Jan Hus: The First Reformer in Central Europe

The story of Jan Hus is the story of perseverance, courage, and staying true to your beliefs and principles. Jan Hus never backed down on his beliefs, which resulted in him being jailed and executed by the Catholic Church.

Jan Hus at the Council of Constance
Jan Hus at the Council of Constance as shown in a 19th-century painting by Karl Friedrich Lessing. Photo: Public domain via Wikimedia Commons

Even though not many people know why July 6 is a national holiday in Czechia. The day commemorates one man that was so ahead of his time that his actions cost him his life. He challenged the most powerful institution of his time, the Catholic Church. His actions not only started a split in the Church but also incited a religious war. In the long run, his groundwork served others in further reforming the Church. This man was Master Jan Hus.

Jan Hus: scholar and reformer

Jan Hus began his professional life as a professor at Prague’s Charles University. He later became the Dean of the Faculty of Philosophy and later Rector of the whole University. After working at the university and earning two degrees, Hus began his priesthood in 1400. From early on, Hus demanded the reformation of the Church. He criticized the moral failings of clergy, bishops, and even the Pope.

The issue Jan Hus was most vocal about was the Catholic Church’s policy of selling indulgences (forgiveness of sins). According to Hus, only God could forgive your sins. He also criticized other “paid services” provided by the Catholic Church. He also opposed the Catholic Holy Communion. During those times, the wine (the Blood of Christ) was reserved only for the clergy. Hus insisted that Jesus called everyone to eat and drink his body and blood. Hus’s actions, unfortunately, resulted in ex-communication from the Catholic Church.

Church teaching and its discontents

In 1414, Hus was invited to the Council of Konstanz by the King Sigismund of Hungary, heir of the Bohemian Kingdom. Sigismund wanted to resolve the theological situation in Bohemia, where most Czechs followed Hus (calling themselves Hussites). Master Hus willingly agreed to go to the Council under King Sigismund’s promise of safe conduct.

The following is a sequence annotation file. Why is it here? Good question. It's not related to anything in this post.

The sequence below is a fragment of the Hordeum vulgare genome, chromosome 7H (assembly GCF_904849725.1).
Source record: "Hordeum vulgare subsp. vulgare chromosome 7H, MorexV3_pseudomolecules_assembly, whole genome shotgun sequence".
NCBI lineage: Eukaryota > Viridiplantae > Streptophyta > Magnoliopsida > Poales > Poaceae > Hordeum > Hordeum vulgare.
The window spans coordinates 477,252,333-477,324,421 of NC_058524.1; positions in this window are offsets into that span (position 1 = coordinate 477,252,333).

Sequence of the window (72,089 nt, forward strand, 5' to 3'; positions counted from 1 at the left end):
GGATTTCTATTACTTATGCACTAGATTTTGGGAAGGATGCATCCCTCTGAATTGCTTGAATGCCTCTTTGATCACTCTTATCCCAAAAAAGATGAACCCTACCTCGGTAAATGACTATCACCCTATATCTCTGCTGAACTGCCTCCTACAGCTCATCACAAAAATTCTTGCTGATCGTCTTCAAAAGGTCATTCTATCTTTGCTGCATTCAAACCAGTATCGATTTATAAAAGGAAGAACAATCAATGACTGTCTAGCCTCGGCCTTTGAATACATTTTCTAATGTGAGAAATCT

Despite being promised safety, Hus was arrested shortly after his arrival. After his trial began, he publicly declared that he would recant if his errors were proven to him from the Bible. He said he would defend his reformist protests against the Catholic Church if not.

The final part of the trial took place on July 6 in the Konstanz Cathedral. It was his last chance to defend his teachings. He insisted that there were no such things as “his teachings,” only the teachings of Jesus Christ he tries to enforce. He then fell to his knees and asked God to forgive all his enemies. No matter his efforts, his sentence was already decided: death at the stake. After burning to death, and his ashes scattered into the Rhine River, the clergy thought that the “teachings” of Jan Hus were over.

Do not be mistaken; Jan Hus was no mere rebel. He became both a religious and political leader in Bohemia. When the news of his execution reached Bohemia, the Hussites further radicalized against papal teachings. They started an armed uprising driving Catholic armies out of Bohemia. What began as a peasant uprising quickly became an organized armed force successfully repelling four crusades.

The political and religious map of Europe was re-drawn after Hus. He became a pivotal predecessor to the Protestant movement of the World. Jan Hus provided a crucial groundwork that German theologian Martin Luther picked up more than a century later.

Marek Koten

A Ph.D. student in economics, specializing in nuclear energy from the Czech Republic, he also serves as a political consultant to the Czech government and the U.S. Republican Party.

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